5. But, laſtly, the moſt univerſal and effectual way of diſcovering the true meaning of a law, when the words are dubious, is by conſidering the reaſon and ſpirit of it; or the cauſe which moved the legiſlator to enact it. For when this reaſon ceaſes, the law itſelf ought likewiſe to ceaſe with it. An inſtance of this is given in a caſe put by Cicero, or whoever was the author of the rhetorical treatiſe inſcribed to Herennius. There was a law, that thoſe who in a ſtorm forſook the ſhip ſhould forfeit all property therein; and the ſhip and lading ſhould belong entirely to thoſe who ſtaid in it. In a dangerous tempeſt all the mariners forſook the ſhip, except only one ſick paſſenger, who by reaſon of his diſeaſe was unable to get out and eſcape. By chance the ſhip came ſafe to port. The ſick man kept poſſeſſion and claimed the benefit of the law. Now here all the learned agree, that the ſick man is not within the reaſon of the law; for the reaſon of making it was, to give encouragement to ſuch as ſhould venture their lives to ſave the veſſel: but this is a merit, which he could never pretend to, who neither ſtaid in the ſhip upon that account, nor contributed any thing to it's preſervation.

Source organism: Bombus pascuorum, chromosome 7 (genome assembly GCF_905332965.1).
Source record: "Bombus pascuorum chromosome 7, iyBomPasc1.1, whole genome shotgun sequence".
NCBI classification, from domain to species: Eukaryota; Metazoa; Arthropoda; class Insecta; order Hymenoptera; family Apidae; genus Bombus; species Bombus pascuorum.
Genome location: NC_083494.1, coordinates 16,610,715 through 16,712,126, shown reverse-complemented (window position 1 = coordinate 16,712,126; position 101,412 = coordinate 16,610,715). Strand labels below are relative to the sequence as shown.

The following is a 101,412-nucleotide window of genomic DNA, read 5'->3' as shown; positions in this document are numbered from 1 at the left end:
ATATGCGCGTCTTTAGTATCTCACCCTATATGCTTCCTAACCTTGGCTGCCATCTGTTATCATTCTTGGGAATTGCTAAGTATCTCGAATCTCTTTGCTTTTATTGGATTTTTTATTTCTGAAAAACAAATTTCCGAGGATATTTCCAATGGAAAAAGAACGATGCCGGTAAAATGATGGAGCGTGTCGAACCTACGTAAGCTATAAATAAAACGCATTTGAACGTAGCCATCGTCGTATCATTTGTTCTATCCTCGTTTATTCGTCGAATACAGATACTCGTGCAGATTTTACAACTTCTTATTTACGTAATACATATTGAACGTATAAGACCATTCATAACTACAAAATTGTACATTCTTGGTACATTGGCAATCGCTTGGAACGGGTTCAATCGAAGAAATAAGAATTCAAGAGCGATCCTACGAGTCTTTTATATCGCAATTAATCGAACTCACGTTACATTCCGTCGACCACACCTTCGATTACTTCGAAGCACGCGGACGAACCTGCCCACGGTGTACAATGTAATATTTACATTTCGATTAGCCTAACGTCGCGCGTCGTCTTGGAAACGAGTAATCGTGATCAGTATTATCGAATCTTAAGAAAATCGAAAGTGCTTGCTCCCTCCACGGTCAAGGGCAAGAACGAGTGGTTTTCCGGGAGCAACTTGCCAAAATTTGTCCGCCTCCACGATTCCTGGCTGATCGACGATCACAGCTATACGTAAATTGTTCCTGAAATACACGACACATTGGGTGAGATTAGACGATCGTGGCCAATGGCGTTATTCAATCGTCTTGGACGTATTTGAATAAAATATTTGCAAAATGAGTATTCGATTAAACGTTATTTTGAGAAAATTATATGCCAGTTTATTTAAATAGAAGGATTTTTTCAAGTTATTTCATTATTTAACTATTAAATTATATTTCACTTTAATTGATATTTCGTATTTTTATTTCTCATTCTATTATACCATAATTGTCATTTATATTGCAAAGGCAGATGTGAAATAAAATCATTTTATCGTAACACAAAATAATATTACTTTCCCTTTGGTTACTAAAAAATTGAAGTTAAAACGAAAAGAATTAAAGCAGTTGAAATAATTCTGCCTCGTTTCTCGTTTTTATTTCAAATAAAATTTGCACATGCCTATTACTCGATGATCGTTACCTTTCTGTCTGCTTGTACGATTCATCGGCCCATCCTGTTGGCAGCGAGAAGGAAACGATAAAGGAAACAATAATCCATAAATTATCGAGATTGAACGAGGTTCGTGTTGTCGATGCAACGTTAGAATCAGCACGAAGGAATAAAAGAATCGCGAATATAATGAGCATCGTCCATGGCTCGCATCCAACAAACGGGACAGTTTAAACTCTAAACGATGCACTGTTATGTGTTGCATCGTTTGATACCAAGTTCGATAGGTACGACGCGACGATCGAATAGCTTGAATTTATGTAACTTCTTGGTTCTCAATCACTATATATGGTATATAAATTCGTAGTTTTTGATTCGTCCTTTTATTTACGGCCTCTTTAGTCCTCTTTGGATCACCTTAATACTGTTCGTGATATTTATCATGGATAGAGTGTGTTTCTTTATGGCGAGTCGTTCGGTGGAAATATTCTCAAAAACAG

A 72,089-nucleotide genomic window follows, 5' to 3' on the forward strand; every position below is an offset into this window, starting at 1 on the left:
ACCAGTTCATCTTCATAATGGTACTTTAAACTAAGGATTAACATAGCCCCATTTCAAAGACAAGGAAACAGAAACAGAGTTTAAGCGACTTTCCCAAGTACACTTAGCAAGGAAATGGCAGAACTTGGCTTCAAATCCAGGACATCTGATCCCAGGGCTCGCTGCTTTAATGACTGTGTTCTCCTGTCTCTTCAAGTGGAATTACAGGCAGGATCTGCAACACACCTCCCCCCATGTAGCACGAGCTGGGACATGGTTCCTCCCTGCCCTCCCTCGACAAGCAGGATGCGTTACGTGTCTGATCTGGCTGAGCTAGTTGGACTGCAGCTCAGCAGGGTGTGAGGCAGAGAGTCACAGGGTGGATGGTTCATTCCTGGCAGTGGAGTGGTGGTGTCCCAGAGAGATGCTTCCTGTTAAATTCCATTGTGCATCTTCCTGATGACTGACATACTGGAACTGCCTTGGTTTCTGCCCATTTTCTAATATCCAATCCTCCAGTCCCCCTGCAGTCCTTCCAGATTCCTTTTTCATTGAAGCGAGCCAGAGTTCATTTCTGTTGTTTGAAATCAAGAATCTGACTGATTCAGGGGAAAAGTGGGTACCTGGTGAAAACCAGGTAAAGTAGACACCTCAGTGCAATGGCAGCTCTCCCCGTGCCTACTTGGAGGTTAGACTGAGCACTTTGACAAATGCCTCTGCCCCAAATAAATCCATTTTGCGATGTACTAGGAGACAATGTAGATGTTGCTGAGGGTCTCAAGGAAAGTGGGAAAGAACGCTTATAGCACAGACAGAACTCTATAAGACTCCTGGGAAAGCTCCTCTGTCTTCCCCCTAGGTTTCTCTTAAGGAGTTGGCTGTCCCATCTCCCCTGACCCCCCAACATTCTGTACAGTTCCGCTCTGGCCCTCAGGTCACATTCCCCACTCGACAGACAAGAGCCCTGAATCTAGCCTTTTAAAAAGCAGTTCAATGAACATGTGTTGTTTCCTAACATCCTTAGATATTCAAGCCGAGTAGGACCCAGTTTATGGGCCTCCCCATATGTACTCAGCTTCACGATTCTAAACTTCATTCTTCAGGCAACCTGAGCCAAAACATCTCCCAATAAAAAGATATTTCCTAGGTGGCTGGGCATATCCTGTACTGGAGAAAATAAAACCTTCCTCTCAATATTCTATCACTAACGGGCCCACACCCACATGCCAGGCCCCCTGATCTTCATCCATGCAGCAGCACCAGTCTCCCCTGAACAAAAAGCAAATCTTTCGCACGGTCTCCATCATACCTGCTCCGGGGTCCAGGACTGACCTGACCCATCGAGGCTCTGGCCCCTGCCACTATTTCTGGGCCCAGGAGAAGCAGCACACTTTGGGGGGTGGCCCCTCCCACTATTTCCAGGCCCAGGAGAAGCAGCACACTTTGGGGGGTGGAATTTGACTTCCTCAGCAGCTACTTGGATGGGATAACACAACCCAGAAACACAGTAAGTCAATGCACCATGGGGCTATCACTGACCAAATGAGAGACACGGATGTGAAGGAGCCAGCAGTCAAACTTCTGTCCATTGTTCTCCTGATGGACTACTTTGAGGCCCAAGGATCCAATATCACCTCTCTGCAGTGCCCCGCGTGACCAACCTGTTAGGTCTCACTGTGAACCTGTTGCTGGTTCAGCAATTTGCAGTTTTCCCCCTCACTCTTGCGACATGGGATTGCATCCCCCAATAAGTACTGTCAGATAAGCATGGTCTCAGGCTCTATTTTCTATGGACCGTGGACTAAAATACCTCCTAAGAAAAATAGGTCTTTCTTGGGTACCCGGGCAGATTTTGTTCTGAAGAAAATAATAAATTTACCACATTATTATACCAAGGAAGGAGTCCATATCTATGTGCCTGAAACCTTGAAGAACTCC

From this method of interpreting laws, by the reaſon of them, ariſes what we call equity; which is thus defined by Grotius , “the correction of that, wherein the law (by reaſon of it's univerſality) is deficient.” For ſince in laws all caſes cannot be foreſeen or expreſſed, it is neceſſary, that when the general decrees of the law come to be applied to particular caſes, there ſhould be ſomewhere a power veſted of defining thoſe circumſtances, which (had they been foreſeen) the legiſlator himſelf would have expreſſed. And theſe are the caſes, which, according to Grotius, “lex non exacte definit, ſed arbitrio boni viri permittit.”Equity thus depending, eſſentially, upon the particular circumſtances of each individual caſe, there can be no eſtabliſhed
- l. 1. c. II.
- de aequitate.